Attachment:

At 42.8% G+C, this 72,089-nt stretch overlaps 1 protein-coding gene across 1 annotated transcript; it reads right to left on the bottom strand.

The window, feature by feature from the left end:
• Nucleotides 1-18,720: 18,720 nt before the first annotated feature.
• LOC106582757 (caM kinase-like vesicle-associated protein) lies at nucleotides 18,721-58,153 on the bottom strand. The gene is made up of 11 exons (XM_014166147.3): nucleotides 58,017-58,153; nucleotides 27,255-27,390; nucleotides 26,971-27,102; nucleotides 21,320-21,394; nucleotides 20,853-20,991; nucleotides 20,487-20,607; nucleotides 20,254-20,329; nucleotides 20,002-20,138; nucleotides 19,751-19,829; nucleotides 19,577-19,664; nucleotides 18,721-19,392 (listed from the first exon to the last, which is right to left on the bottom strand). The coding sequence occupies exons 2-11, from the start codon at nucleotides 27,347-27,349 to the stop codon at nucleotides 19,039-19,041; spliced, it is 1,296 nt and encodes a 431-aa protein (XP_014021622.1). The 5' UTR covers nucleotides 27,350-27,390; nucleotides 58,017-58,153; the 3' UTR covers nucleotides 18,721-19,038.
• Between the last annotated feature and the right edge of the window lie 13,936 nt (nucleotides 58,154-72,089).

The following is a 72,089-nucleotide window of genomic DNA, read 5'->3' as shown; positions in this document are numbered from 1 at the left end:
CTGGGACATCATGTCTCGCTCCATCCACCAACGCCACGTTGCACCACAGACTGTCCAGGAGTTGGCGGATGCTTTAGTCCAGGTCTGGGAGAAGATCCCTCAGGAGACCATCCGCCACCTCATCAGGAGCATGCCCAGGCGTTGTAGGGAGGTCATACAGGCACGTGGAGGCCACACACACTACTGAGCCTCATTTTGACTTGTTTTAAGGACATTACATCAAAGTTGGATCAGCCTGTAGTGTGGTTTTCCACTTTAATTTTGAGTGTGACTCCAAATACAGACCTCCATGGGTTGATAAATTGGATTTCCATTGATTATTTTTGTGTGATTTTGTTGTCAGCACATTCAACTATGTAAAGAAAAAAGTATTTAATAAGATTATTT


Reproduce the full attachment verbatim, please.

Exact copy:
At 42.8% G+C, this 72,089-nt stretch overlaps 1 protein-coding gene across 1 annotated transcript; it reads right to left on the bottom strand.

The window, feature by feature from the left end:
• Nucleotides 1-18,720: 18,720 nt before the first annotated feature.
• LOC106582757 (caM kinase-like vesicle-associated protein) lies at nucleotides 18,721-58,153 on the bottom strand. The gene is made up of 11 exons (XM_014166147.3): nucleotides 58,017-58,153; nucleotides 27,255-27,390; nucleotides 26,971-27,102; nucleotides 21,320-21,394; nucleotides 20,853-20,991; nucleotides 20,487-20,607; nucleotides 20,254-20,329; nucleotides 20,002-20,138; nucleotides 19,751-19,829; nucleotides 19,577-19,664; nucleotides 18,721-19,392 (listed from the first exon to the last, which is right to left on the bottom strand). The coding sequence occupies exons 2-11, from the start codon at nucleotides 27,347-27,349 to the stop codon at nucleotides 19,039-19,041; spliced, it is 1,296 nt and encodes a 431-aa protein (XP_014021622.1). The 5' UTR covers nucleotides 27,350-27,390; nucleotides 58,017-58,153; the 3' UTR covers nucleotides 18,721-19,038.
• Between the last annotated feature and the right edge of the window lie 13,936 nt (nucleotides 58,154-72,089).

The following is a 72,089-nucleotide window of genomic DNA, read 5'->3' as shown; positions in this document are numbered from 1 at the left end:
CTGGGACATCATGTCTCGCTCCATCCACCAACGCCACGTTGCACCACAGACTGTCCAGGAGTTGGCGGATGCTTTAGTCCAGGTCTGGGAGAAGATCCCTCAGGAGACCATCCGCCACCTCATCAGGAGCATGCCCAGGCGTTGTAGGGAGGTCATACAGGCACGTGGAGGCCACACACACTACTGAGCCTCATTTTGACTTGTTTTAAGGACATTACATCAAAGTTGGATCAGCCTGTAGTGTGGTTTTCCACTTTAATTTTGAGTGTGACTCCAAATACAGACCTCCATGGGTTGATAAATTGGATTTCCATTGATTATTTTTGTGTGATTTTGTTGTCAGCACATTCAACTATGTAAAGAAAAAAGTATTTAATAAGATTATTT